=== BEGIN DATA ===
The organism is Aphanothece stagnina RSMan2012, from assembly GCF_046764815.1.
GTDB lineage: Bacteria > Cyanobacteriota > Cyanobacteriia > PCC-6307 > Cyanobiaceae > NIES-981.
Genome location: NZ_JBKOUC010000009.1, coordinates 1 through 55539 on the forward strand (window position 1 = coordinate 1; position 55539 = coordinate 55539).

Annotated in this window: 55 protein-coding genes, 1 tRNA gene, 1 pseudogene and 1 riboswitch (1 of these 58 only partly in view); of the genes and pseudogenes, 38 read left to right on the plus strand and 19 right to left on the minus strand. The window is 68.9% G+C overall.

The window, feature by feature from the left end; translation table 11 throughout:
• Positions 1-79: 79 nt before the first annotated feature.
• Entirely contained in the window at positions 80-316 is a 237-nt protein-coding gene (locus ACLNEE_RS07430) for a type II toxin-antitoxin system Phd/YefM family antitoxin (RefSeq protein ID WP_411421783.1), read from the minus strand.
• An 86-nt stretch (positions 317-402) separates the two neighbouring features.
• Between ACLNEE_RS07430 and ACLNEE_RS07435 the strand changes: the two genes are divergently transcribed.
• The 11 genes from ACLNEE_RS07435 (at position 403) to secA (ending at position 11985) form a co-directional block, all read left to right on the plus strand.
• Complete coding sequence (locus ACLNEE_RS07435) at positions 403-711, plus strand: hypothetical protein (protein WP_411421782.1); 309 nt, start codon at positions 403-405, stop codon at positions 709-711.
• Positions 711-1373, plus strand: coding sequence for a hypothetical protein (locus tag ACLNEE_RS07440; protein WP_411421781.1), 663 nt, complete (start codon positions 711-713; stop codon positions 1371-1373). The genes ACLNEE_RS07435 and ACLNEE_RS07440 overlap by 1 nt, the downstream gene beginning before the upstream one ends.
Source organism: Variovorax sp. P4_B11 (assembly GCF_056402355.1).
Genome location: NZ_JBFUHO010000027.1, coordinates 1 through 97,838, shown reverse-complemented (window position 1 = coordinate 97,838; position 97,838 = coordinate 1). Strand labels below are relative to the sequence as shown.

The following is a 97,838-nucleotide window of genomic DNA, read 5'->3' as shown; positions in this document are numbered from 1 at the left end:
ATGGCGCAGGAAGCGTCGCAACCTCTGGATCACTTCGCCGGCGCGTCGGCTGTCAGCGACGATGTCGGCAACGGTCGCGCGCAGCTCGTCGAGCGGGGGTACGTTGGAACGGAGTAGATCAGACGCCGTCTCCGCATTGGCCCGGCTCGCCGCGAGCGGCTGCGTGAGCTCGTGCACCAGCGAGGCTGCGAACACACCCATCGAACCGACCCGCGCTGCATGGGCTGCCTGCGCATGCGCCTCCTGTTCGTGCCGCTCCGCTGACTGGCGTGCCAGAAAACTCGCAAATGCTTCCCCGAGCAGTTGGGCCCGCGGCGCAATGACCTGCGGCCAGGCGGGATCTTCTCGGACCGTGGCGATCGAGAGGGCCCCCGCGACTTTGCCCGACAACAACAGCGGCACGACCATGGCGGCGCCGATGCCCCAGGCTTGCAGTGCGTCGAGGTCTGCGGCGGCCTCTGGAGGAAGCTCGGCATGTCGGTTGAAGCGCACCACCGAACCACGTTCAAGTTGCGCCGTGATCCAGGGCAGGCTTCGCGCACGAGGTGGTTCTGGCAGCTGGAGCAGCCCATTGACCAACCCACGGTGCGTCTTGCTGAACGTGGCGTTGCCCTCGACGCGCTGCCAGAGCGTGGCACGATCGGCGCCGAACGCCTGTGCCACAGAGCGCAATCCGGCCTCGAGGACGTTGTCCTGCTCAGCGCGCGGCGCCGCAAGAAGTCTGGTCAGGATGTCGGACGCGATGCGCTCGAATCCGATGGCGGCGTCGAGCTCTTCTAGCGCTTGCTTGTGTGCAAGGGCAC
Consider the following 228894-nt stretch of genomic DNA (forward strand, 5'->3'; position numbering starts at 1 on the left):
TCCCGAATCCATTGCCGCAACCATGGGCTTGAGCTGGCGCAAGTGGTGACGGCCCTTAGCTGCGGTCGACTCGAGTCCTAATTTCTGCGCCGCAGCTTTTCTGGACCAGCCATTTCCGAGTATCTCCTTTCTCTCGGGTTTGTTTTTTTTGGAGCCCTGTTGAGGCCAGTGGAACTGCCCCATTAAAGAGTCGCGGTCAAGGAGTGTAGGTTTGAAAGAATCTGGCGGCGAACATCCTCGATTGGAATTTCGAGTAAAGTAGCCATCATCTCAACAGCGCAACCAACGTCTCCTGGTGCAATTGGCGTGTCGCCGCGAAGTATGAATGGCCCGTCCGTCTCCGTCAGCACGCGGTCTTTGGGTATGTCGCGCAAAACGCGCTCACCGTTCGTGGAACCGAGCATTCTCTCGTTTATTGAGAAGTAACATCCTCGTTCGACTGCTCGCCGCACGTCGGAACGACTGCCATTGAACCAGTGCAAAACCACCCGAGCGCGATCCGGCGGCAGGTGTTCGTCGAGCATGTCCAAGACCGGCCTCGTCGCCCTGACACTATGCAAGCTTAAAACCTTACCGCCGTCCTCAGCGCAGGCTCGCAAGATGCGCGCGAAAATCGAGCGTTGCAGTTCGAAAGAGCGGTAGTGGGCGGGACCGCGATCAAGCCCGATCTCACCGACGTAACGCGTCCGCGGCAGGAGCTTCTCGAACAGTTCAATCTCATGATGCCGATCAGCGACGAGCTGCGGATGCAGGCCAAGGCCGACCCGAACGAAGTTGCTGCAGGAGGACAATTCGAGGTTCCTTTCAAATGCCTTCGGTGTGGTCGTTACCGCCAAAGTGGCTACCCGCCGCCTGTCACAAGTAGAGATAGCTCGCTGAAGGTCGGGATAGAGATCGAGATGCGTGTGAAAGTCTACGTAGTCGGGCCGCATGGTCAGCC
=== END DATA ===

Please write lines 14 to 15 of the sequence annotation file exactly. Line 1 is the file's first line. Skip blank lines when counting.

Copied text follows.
Genome location: NZ_JBFUHO010000027.1, coordinates 1 through 97,838, shown reverse-complemented (window position 1 = coordinate 97,838; position 97,838 = coordinate 1). Strand labels below are relative to the sequence as shown.

The following is a 97,838-nucleotide window of genomic DNA, read 5'->3' as shown; positions in this document are numbered from 1 at the left end: